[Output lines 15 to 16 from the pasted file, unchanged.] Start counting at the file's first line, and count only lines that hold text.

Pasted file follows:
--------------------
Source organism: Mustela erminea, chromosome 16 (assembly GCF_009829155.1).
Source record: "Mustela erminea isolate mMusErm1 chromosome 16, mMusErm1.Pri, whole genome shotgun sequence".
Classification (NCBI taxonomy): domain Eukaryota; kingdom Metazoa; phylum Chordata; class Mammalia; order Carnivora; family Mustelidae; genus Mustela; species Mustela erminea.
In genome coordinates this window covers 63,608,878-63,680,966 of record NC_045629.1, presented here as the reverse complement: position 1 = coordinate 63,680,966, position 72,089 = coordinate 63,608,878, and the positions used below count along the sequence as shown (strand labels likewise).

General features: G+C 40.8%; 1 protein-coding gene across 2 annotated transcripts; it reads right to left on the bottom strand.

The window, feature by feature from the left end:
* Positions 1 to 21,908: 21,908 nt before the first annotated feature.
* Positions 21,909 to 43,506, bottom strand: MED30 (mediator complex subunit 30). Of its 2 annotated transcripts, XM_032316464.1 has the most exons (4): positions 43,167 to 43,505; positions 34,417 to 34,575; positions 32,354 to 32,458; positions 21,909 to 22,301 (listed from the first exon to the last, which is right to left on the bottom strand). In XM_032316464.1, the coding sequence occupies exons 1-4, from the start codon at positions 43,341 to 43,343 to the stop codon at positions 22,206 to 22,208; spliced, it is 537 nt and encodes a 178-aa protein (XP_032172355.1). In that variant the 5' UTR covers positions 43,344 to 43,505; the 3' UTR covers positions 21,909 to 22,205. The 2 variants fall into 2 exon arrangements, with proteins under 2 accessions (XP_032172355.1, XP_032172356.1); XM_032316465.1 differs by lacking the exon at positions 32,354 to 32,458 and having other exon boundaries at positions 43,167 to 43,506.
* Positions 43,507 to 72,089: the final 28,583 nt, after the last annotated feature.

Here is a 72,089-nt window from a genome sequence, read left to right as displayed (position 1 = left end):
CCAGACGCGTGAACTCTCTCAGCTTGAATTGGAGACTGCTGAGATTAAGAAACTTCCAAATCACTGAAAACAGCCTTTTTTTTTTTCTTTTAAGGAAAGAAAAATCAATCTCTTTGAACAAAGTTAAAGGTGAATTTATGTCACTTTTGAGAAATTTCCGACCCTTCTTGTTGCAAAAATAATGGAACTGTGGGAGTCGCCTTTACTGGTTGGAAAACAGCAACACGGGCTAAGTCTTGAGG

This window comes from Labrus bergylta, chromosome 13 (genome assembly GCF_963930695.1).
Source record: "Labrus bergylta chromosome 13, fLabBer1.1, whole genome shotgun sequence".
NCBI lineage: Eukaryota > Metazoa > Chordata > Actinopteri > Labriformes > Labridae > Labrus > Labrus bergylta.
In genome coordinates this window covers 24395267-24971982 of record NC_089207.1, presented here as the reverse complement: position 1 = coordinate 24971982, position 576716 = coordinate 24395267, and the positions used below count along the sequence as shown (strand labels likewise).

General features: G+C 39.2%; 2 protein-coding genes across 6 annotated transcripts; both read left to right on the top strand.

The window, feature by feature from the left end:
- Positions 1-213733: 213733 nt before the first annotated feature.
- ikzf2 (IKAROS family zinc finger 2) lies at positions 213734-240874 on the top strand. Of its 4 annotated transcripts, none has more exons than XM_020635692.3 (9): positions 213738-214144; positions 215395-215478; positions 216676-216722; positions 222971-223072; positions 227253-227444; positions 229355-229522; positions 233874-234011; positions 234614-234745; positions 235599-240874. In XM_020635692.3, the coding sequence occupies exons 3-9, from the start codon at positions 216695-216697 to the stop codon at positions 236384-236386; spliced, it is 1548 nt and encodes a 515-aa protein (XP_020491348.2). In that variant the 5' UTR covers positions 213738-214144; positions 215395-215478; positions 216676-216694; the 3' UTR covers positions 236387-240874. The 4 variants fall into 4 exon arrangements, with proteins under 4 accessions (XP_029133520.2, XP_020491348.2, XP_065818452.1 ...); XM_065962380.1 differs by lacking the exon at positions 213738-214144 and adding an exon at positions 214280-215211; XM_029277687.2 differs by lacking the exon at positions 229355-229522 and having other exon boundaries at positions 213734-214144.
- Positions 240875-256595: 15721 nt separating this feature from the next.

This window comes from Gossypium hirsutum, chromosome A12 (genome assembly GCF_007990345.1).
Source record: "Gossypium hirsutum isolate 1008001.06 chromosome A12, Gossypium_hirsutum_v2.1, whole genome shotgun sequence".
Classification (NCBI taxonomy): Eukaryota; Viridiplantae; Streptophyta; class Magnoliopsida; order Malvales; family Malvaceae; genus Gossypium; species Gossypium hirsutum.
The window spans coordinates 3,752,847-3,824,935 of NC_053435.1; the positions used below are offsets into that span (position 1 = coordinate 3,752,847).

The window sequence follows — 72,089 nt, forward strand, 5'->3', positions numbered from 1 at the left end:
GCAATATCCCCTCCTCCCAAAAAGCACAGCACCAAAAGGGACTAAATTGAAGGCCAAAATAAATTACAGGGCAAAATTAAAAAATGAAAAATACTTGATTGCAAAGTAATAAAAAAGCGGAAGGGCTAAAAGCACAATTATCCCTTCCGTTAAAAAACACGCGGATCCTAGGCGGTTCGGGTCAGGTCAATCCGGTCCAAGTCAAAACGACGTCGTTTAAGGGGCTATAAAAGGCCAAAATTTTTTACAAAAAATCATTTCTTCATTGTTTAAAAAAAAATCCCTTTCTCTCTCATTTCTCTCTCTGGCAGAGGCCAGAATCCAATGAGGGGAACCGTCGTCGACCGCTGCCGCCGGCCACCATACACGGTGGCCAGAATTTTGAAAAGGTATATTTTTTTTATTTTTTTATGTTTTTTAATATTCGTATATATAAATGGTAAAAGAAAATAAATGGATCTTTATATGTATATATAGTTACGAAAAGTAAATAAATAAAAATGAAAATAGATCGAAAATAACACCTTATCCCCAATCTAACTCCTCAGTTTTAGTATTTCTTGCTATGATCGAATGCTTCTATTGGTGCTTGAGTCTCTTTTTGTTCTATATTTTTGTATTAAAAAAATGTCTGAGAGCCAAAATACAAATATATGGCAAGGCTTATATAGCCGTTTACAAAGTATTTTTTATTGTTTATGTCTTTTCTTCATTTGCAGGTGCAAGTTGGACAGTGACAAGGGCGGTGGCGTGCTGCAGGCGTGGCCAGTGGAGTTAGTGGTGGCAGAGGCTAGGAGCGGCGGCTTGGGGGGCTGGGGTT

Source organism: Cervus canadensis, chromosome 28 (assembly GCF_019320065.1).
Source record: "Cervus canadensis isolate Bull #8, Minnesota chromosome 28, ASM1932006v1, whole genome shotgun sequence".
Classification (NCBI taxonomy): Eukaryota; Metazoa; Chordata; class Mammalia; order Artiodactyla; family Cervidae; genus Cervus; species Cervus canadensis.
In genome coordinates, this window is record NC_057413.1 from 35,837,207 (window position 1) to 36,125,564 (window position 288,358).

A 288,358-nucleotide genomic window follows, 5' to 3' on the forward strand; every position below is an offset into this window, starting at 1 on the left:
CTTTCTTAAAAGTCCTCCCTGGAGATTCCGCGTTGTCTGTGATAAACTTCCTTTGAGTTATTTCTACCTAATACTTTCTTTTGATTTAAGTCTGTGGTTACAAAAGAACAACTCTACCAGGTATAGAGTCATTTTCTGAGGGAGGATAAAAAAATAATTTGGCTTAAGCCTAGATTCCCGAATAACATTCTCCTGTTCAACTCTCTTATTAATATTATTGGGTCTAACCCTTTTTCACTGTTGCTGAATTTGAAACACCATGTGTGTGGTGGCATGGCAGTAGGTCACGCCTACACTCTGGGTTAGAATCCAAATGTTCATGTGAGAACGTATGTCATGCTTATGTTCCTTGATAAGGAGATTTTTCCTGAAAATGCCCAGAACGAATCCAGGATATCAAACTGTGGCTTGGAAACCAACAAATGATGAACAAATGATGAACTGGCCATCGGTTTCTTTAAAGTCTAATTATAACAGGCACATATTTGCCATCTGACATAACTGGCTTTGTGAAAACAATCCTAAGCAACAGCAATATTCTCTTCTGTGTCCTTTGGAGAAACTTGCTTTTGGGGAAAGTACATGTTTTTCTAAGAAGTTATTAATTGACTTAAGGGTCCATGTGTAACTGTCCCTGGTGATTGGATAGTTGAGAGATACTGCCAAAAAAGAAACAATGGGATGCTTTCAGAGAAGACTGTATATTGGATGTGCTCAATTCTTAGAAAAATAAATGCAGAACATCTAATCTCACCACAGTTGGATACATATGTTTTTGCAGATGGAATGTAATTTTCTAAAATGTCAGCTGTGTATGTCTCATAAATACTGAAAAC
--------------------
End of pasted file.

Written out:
In genome coordinates this window covers 24395267-24971982 of record NC_089207.1, presented here as the reverse complement: position 1 = coordinate 24971982, position 576716 = coordinate 24395267, and the positions used below count along the sequence as shown (strand labels likewise).

General features: G+C 39.2%; 2 protein-coding genes across 6 annotated transcripts; both read left to right on the top strand.